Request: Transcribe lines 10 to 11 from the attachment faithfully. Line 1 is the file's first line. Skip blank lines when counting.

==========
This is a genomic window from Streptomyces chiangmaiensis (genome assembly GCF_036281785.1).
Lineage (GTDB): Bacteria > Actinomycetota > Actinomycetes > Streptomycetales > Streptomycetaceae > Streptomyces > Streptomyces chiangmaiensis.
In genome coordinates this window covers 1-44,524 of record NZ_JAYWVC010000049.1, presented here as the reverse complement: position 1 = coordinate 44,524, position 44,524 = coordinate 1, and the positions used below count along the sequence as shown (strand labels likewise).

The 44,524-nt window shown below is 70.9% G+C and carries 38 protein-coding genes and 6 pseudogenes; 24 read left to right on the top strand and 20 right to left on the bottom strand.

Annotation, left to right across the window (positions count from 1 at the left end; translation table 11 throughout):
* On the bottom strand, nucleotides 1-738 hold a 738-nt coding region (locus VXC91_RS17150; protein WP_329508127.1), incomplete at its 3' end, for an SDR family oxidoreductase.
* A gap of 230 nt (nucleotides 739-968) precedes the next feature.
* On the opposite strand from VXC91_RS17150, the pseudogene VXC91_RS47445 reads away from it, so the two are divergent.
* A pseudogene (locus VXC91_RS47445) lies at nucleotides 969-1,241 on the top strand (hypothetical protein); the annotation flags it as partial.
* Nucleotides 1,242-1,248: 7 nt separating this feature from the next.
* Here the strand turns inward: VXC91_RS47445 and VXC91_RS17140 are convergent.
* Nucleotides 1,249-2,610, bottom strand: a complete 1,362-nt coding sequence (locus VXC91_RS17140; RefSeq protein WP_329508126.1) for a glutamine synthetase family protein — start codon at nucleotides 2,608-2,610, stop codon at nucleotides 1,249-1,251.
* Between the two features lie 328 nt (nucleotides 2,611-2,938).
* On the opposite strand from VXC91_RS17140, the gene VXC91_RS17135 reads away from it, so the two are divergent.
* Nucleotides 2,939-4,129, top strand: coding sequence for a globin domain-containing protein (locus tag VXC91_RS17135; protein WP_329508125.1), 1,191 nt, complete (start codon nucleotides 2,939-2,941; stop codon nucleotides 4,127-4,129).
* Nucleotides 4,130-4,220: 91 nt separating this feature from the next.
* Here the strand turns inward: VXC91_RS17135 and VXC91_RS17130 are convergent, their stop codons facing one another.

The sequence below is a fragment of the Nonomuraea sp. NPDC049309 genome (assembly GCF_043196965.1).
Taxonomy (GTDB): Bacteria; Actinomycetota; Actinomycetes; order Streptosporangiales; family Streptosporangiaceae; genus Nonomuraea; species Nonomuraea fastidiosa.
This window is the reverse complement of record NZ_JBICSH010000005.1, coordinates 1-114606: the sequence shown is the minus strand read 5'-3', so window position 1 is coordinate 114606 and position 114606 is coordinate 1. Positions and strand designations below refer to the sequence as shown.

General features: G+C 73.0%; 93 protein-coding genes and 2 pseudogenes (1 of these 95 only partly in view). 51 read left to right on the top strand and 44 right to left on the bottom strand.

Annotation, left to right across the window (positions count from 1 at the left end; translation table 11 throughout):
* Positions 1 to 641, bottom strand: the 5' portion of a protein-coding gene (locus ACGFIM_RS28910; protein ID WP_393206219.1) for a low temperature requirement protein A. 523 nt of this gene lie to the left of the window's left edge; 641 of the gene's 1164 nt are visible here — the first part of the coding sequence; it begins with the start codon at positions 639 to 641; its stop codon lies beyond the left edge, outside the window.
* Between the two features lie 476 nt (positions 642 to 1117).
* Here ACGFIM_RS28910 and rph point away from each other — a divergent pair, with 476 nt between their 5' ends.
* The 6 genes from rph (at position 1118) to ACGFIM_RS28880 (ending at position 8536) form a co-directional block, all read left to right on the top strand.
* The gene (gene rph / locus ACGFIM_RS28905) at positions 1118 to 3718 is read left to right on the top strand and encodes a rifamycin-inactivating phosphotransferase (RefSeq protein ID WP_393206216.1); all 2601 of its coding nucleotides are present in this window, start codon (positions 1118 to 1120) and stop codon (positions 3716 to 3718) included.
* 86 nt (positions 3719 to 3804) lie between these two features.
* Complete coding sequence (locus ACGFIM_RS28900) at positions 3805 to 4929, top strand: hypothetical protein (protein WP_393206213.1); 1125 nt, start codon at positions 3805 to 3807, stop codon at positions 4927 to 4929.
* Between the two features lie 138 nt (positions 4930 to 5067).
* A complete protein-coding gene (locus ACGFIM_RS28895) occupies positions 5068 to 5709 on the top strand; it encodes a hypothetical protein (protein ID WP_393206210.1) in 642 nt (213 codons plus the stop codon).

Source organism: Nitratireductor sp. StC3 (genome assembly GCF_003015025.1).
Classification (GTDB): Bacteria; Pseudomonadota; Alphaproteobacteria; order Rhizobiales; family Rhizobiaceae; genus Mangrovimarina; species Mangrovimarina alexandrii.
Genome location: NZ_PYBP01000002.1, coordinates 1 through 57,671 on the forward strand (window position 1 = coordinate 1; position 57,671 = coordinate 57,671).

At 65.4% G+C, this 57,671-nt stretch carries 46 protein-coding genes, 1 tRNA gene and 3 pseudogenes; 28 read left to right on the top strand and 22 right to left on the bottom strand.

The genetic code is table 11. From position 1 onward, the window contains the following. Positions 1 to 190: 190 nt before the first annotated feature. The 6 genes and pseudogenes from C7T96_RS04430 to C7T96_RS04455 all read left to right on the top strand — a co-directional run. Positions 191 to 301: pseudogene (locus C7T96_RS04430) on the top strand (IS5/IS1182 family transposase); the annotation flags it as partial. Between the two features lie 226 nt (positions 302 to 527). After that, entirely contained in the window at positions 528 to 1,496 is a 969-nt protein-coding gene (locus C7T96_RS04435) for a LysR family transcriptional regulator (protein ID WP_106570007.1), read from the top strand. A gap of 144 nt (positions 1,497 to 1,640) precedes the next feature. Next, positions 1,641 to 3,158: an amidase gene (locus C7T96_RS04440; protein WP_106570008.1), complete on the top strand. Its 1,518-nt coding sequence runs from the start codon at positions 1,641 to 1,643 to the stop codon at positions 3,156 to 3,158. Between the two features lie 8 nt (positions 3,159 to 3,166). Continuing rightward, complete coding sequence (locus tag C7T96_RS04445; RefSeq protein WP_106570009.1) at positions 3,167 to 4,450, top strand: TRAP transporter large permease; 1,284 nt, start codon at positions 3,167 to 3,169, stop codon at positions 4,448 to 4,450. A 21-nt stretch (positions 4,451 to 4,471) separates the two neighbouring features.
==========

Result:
* Nucleotides 1,242-1,248: 7 nt separating this feature from the next.
* Here the strand turns inward: VXC91_RS47445 and VXC91_RS17140 are convergent.